Total Recall: Ice Cube's Best Movies
We count down the best-reviewed work of the Lottery Ticket star.
By the time he celebrated his 20th birthday, Ice Cube had already helped found -- and had departed -- one of the most influential rap groups of all time. But as we soon learned, his time with N.W.A. was only the beginning: Cube quickly went on to start an acclaimed solo career, and with 1991's Boyz N the Hood, established himself as a force to be reckoned with on the big screen. Since then, he's amassed an eclectic filmography -- one with room for action, dramas, comedies, and family-friendly fare, and plenty of critical highs and lows to match. With his latest release, Lottery Ticket, appearing in theaters this weekend, we decided to take a look back at the critical highlights of Cube's film oeuvre. It's time for Total Recall!
Say what you will about Ice Cube's script choices in general -- or about 1997's Anaconda in particular -- but when Luis Llosa was casting this B-movie spectacular and looking for someone to play Danny Rich, the baddest documentary cameraman on the Amazon, there was really only one man for the part. Who besides Ice Cube can look equally at home wielding a lens and chopping a giant anaconda to death with an axe? And sure, this is a silly flick -- but at least it embraces the silliness. As Lisa Schwarzbaum put it in her review for Entertainment Weekly, "Anaconda, directed by Luis Llosa with all of the subtlety of a snake-oil salesman, is in the great tradition of cinematic cheese, as processed as Kraft Singles slices."
Ice Cube hasn't always had the best luck with family films (Are We There Yet? and Are We Done Yet? being prime examples), and when word got out that he'd be starring in an inspirational sports drama directed by Fred Durst, it seemed safe to assume that The Longshots would be more of the same. While far from successful either critically or financially, this fact-based movie -- about the obstacles overcome by Jasmine Plummer (Keke Palmer) to play in the Pop Warner Super Bowl -- proved a pleasant surprise for some, including Gary Goldstein of the Los Angeles Times, who mused, "The Longshots is a likable enough Cinderella story, one whose heart is clearly in the right place, even if it winds up on its sleeve once too often."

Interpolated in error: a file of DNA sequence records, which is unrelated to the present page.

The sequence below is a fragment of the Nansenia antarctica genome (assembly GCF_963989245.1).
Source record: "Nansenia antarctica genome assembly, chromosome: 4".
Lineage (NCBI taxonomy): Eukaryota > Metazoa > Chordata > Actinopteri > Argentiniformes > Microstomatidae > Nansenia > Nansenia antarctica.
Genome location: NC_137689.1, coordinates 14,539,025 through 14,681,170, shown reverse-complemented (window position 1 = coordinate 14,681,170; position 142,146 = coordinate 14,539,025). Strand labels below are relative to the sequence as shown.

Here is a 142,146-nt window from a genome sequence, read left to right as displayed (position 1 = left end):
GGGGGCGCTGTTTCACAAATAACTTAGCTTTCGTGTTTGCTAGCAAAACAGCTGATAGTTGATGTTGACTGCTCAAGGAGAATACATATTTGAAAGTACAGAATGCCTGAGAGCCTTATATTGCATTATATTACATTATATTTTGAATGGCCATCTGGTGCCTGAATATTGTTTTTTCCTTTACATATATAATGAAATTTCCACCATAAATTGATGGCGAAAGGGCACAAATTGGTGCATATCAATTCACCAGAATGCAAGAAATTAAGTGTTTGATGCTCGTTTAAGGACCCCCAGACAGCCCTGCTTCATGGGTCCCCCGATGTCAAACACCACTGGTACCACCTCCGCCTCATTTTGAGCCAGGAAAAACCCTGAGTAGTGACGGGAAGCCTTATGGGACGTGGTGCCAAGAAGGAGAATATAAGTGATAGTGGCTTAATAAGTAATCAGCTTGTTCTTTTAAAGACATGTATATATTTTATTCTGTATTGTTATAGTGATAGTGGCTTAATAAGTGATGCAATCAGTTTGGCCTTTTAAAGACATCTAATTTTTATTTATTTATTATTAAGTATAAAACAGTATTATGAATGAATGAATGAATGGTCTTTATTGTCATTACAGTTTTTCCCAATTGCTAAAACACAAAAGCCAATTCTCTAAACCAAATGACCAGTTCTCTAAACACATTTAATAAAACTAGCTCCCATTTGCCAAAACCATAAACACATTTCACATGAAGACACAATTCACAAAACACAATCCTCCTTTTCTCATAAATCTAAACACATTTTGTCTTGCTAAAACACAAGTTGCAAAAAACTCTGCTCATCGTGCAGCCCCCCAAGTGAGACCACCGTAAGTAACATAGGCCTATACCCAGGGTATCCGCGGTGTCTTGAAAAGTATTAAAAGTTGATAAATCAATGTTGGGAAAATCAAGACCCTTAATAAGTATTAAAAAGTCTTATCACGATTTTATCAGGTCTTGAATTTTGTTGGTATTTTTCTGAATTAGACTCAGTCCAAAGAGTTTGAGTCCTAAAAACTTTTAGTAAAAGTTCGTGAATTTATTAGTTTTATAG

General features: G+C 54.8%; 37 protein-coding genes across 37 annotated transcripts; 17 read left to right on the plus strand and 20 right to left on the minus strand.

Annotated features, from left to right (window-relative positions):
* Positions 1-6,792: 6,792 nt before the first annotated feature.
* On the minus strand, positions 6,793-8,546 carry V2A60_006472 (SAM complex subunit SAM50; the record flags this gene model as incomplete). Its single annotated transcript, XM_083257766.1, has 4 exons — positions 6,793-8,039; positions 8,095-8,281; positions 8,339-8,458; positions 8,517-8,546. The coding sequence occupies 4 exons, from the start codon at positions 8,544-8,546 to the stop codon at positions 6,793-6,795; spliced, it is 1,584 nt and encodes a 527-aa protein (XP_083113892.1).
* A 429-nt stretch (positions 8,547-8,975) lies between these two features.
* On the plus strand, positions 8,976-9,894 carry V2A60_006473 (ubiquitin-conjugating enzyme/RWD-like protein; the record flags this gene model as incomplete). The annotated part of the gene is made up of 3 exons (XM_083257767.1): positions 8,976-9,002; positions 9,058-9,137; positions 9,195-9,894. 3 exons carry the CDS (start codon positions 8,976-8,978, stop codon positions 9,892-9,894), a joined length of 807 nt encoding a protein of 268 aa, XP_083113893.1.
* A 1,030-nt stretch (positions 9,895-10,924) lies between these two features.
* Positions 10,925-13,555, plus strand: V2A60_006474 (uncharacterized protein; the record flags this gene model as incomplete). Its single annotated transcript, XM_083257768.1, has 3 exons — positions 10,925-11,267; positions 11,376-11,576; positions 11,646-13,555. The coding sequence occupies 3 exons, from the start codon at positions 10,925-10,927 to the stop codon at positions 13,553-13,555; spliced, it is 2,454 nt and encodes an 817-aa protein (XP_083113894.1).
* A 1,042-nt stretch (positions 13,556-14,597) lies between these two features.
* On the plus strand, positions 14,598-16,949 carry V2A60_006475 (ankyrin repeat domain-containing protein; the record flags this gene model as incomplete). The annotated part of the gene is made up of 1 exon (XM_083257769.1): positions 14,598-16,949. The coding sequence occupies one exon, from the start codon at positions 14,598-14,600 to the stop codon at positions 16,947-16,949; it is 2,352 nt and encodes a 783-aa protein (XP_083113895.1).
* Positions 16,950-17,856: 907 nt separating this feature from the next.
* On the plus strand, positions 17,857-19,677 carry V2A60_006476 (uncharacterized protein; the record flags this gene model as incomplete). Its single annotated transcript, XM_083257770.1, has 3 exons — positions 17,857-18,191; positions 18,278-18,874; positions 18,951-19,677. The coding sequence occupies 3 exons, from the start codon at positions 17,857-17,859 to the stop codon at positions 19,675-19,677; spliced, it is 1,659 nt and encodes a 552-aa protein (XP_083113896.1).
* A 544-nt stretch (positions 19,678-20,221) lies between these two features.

Cube reunited with Boyz N the Hood director John Singleton for 1995's Higher Learning, an ensemble drama about racial and sexual tensions in mid ?90s America, as seen and embodied through a diverse group of college students. As a black nationalist nicknamed Fudge, Cube gave voice to much of the movie's political subtext, and provided a counterpoint to the unfocused rage of white supremacist Remy (Michael Rapaport). Learning's thorny themes gave Singleton a lot to move through in a two-hour movie, and as far as most critics were concerned, he didn't go deep enough -- but others were simply happy to see a film with a message. As Todd McCarthy wrote for Variety, "Higher Learning has a great many things on its mind, which immediately places it in a rather exclusive category of American films these days."
As he had with Boyz N the Hood -- and would go on to do with Higher Learning -- Ice Cube helped tackle racially charged topics in The Glass Shield, a police drama from director Charles Burnett about a rookie cop (Michael Boatman) who becomes the first black cop at an all-white station just in time to become involved in the wrongful prosecution of a murder suspect (Cube). Grossing a little over $3 million during its limited release, Shield slid under the radar, despite a cast that also included Lori Petty -- but for a number of critics, it represented another solid entry in Burnett's filmography. As Marjori Baumgarten summed it up for the Austin Chronicle, "Though The Glass Shield gets bogged down in some of its narrative byways, the journey, nonetheless, is rich and rewarding."
After the bloated misfire of 1990's Another 48 Hrs., director Walter Hill needed a project that would get him back to basics, and he found it in Trespass, an urban update on The Treasure of the Sierra Madre that pitted two firefighters (Bill Paxton and William Sadler) against a gangster (Ice-T) and his bloodthirsty lieutenant (Ice Cube). Unapologetically nihilistic and gleefully violent, Trespass presaged future Hill vehicles like Last Man Standing (right down to the Ry Cooder soundtrack), with the added advantage of a cast filled with comically gifted character actors. Calling it "Claustrophobic, taut and efficient," Chris Hicks of the Deseret News wrote, "like a streamlined car designed to simply get you there, Trespass wastes no time in setting up its premise -- and then just barrels along with an in-your-face attitude and plenty of tightly wound tension."